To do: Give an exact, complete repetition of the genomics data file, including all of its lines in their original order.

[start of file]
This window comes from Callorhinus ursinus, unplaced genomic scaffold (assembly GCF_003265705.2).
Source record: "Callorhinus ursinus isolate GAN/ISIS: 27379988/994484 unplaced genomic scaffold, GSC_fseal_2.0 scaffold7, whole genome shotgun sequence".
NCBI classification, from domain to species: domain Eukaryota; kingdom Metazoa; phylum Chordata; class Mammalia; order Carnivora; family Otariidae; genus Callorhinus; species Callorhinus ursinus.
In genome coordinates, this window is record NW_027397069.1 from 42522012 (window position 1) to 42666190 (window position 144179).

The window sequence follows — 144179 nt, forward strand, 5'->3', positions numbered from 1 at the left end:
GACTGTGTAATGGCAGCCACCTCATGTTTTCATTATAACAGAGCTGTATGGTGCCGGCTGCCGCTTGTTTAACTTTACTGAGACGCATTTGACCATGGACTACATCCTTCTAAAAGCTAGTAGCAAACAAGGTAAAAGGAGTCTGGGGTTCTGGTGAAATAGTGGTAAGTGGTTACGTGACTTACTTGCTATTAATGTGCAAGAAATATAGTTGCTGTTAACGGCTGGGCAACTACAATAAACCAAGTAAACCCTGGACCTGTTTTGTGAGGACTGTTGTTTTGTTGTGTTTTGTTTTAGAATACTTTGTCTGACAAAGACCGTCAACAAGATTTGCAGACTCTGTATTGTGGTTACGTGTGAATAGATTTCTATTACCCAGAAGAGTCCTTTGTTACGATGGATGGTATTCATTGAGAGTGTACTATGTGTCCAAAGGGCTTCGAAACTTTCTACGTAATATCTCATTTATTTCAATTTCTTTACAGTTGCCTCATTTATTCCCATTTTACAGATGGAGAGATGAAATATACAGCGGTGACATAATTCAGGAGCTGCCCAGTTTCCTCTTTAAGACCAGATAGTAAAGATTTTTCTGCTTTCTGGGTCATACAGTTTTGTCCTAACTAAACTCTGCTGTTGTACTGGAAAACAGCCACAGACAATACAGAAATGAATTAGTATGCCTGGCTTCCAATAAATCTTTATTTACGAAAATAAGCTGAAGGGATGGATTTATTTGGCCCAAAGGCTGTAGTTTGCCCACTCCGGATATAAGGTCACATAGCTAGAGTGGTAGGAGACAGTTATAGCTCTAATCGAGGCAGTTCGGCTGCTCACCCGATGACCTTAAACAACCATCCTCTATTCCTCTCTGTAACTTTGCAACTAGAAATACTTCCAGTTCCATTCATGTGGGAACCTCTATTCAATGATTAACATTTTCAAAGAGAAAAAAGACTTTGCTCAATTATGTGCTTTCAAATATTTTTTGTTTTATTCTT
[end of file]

This window comes from Callorhinus ursinus, unplaced genomic scaffold (assembly GCF_003265705.2).
Source record: "Callorhinus ursinus isolate GAN/ISIS: 27379988/994484 unplaced genomic scaffold, GSC_fseal_2.0 scaffold7, whole genome shotgun sequence".
NCBI classification, from domain to species: domain Eukaryota; kingdom Metazoa; phylum Chordata; class Mammalia; order Carnivora; family Otariidae; genus Callorhinus; species Callorhinus ursinus.
In genome coordinates, this window is record NW_027397069.1 from 42522012 (window position 1) to 42666190 (window position 144179).

The window sequence follows — 144179 nt, forward strand, 5'->3', positions numbered from 1 at the left end:
GACTGTGTAATGGCAGCCACCTCATGTTTTCATTATAACAGAGCTGTATGGTGCCGGCTGCCGCTTGTTTAACTTTACTGAGACGCATTTGACCATGGACTACATCCTTCTAAAAGCTAGTAGCAAACAAGGTAAAAGGAGTCTGGGGTTCTGGTGAAATAGTGGTAAGTGGTTACGTGACTTACTTGCTATTAATGTGCAAGAAATATAGTTGCTGTTAACGGCTGGGCAACTACAATAAACCAAGTAAACCCTGGACCTGTTTTGTGAGGACTGTTGTTTTGTTGTGTTTTGTTTTAGAATACTTTGTCTGACAAAGACCGTCAACAAGATTTGCAGACTCTGTATTGTGGTTACGTGTGAATAGATTTCTATTACCCAGAAGAGTCCTTTGTTACGATGGATGGTATTCATTGAGAGTGTACTATGTGTCCAAAGGGCTTCGAAACTTTCTACGTAATATCTCATTTATTTCAATTTCTTTACAGTTGCCTCATTTATTCCCATTTTACAGATGGAGAGATGAAATATACAGCGGTGACATAATTCAGGAGCTGCCCAGTTTCCTCTTTAAGACCAGATAGTAAAGATTTTTCTGCTTTCTGGGTCATACAGTTTTGTCCTAACTAAACTCTGCTGTTGTACTGGAAAACAGCCACAGACAATACAGAAATGAATTAGTATGCCTGGCTTCCAATAAATCTTTATTTACGAAAATAAGCTGAAGGGATGGATTTATTTGGCCCAAAGGCTGTAGTTTGCCCACTCCGGATATAAGGTCACATAGCTAGAGTGGTAGGAGACAGTTATAGCTCTAATCGAGGCAGTTCGGCTGCTCACCCGATGACCTTAAACAACCATCCTCTATTCCTCTCTGTAACTTTGCAACTAGAAATACTTCCAGTTCCATTCATGTGGGAACCTCTATTCAATGATTAACATTTTCAAAGAGAAAAAAGACTTTGCTCAATTATGTGCTTTCAAATATTTTTTGTTTTATTCTT